These giant puppets, who demanded the whole cast be activated to support their performance, were featured in a narrative that was woven together through musical vignettes. The words of the songs and the complete attention on a specific character for the duration of an act transformed the collective audience into a singular character somewhere between crewmate and psychologist. Similarly, the one(ness) of each puppet, compared to the amount of strength and hands it took to operate and perform it, points to a collective nature that transforms the “one” to physically and metaphorically represent more than itself. The shape-shifting transformation between one signifying more, and more signifying one, parallels a very similar pattern that we’ve seen since the start of the COVID pandemic: that of the relationship between the individual and the community.
For those seated amongst a masked audience looking upwards towards the stage, Sea Change expounded upon the allegories of today in monologues conditioned by contemporary feelings of anxiety, separation and determination. Sea Change builds to a dreamlike effect through its variety show, abstracted-narrative format, inviting the audience to look inwards and find points of connection. Each vignette was presented as a modernized fable where the songs were anecdotal rather than moralizing, functioning as internalized expressions of ephemerality and loneliness. Similar to a virus, the sea doesn’t care about or differentiate between goodness or badness, and yet demands new sets of behaviors and manners from us if we are to survive.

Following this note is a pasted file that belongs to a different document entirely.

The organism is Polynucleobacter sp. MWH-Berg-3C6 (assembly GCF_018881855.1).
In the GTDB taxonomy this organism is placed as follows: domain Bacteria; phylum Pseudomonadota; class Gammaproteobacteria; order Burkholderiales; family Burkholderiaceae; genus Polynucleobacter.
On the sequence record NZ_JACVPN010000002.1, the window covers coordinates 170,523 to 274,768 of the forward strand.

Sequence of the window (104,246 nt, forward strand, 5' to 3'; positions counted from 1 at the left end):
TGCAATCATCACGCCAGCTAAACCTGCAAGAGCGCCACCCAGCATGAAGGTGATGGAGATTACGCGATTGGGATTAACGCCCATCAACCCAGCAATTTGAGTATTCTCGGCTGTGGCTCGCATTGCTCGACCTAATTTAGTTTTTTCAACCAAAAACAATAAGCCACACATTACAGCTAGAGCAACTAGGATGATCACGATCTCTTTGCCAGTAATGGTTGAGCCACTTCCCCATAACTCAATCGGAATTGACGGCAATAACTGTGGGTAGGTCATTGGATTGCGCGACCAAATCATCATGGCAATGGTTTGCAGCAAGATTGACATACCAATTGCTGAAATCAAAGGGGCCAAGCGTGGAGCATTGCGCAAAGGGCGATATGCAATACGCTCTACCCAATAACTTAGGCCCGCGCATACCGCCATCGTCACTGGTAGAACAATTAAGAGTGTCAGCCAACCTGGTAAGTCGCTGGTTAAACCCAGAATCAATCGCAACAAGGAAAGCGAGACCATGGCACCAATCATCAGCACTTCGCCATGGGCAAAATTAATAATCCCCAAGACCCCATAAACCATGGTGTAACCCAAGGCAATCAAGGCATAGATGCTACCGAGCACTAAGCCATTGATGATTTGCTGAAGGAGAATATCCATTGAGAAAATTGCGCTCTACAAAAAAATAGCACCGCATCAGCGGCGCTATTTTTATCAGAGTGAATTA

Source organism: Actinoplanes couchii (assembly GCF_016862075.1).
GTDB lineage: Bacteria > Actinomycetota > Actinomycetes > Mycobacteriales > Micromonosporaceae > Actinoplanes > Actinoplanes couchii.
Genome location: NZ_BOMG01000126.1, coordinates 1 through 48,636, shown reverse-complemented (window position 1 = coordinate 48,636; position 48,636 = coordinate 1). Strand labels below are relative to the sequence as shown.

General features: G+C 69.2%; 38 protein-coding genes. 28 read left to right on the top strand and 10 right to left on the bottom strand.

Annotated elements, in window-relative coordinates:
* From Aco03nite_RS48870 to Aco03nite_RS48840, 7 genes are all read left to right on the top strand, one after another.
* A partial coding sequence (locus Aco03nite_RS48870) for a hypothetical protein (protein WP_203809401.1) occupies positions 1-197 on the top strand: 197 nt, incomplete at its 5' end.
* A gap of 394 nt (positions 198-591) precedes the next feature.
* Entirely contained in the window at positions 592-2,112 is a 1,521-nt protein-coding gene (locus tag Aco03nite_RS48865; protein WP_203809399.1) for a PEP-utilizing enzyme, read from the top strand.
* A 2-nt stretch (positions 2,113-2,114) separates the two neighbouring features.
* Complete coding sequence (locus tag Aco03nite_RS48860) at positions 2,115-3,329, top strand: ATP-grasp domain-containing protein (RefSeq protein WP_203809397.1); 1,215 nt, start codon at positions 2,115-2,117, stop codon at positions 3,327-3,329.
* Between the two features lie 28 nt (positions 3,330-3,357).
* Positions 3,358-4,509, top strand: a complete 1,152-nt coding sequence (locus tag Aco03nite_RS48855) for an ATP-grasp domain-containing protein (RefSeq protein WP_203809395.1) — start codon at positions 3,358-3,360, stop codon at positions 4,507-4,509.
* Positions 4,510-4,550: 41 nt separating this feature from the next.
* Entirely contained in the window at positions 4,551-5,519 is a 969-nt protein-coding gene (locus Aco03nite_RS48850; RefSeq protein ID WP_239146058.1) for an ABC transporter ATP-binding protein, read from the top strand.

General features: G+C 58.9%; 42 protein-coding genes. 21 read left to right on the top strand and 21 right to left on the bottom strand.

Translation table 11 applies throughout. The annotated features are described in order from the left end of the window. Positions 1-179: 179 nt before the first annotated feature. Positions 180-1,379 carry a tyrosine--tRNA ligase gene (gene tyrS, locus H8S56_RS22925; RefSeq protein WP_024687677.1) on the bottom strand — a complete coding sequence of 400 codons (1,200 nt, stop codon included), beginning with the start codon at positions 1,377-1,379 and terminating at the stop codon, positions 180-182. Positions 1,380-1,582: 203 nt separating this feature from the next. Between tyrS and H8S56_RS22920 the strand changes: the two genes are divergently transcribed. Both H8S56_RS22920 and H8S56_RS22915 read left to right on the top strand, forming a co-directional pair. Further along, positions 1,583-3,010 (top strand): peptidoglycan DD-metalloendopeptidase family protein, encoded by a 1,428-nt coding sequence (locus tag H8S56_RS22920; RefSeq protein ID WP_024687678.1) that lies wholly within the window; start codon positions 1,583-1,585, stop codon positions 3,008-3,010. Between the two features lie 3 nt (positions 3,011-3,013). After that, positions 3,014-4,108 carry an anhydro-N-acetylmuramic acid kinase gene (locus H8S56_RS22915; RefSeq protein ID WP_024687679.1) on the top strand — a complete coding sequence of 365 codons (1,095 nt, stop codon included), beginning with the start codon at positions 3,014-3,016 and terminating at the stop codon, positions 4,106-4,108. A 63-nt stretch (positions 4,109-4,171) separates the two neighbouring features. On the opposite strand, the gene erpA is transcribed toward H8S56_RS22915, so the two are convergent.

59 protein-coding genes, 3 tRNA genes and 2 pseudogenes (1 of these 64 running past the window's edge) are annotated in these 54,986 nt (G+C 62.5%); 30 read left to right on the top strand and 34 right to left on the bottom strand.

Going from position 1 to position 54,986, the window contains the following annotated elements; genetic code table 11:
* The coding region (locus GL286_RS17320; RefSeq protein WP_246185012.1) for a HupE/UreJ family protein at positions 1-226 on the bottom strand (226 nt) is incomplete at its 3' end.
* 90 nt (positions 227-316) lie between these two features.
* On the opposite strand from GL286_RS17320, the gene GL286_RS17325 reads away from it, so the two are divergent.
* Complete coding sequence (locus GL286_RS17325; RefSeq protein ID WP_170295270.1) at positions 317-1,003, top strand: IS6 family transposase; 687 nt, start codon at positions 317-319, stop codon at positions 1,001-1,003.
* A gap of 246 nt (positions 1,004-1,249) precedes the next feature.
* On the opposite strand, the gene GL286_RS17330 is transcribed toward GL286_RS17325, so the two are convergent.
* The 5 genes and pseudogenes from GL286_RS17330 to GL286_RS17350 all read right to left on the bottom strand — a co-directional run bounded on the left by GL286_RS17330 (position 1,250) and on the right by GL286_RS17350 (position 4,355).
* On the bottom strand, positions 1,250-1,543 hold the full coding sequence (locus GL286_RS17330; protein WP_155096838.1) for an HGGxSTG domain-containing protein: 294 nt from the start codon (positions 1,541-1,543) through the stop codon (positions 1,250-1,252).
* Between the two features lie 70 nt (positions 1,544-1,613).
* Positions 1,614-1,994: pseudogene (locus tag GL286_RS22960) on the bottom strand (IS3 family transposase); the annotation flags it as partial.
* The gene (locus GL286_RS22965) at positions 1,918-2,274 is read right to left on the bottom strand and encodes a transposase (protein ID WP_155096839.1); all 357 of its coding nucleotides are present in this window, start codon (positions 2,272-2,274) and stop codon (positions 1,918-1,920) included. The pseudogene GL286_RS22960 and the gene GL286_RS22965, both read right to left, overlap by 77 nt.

Each act worked to break and abandon conditioned unhealthy cycles. This was most clear in the last scene when a fire aboard the ship burns all of the chef’s onions, which the crew had been surviving on. The performance’s conclusion is the brilliant yet obvious choice that the crew will fish for food. The simplicity of Sea Change’s metaphor asks the audience to question what patterns of survival are we clinging to as a society that we do not need anymore. How can we shift our patterns of attention to create patterns that better support us as a collective? If we are to continue in these waters for the unforeseeable future, what is right in front of us that will help us the most? True to Cabinet of Curiosity’s mission, they start a conversation that gives hope the last word.
About the Performance
Museum of Contemporary Art
205 E. Pearson St.
Cabinet of Curiosity transforms Sea Change, their celebrated outdoor exploration of the power of the sea and the feminine divine for the MCA mainstage. It is a series of wild, strange, lovely puppet shows written by emerging female playwrights and lyricists Liz Chidester, Kasey Foster, Bethany Thomas, and Lindsey Noel Whiting, with original musical compositions by Manae Hammond and Charlie Otto, additional text by Seth Bockley, and the searcher performed by Time Brickey. Giant puppets, mechanical devices, and original, live music weave together to create an evening of pageantry, puppetry, wonder and hope.
With support from the Artstour Fund
A Deep Dive Trident of Tales by Scott Gryder, PickInSix Conversations
Review: Cabinet of Curiosity Sees Sea Change at Chicago Puppet Theater Fest by Angela Allyn, Third Coast Review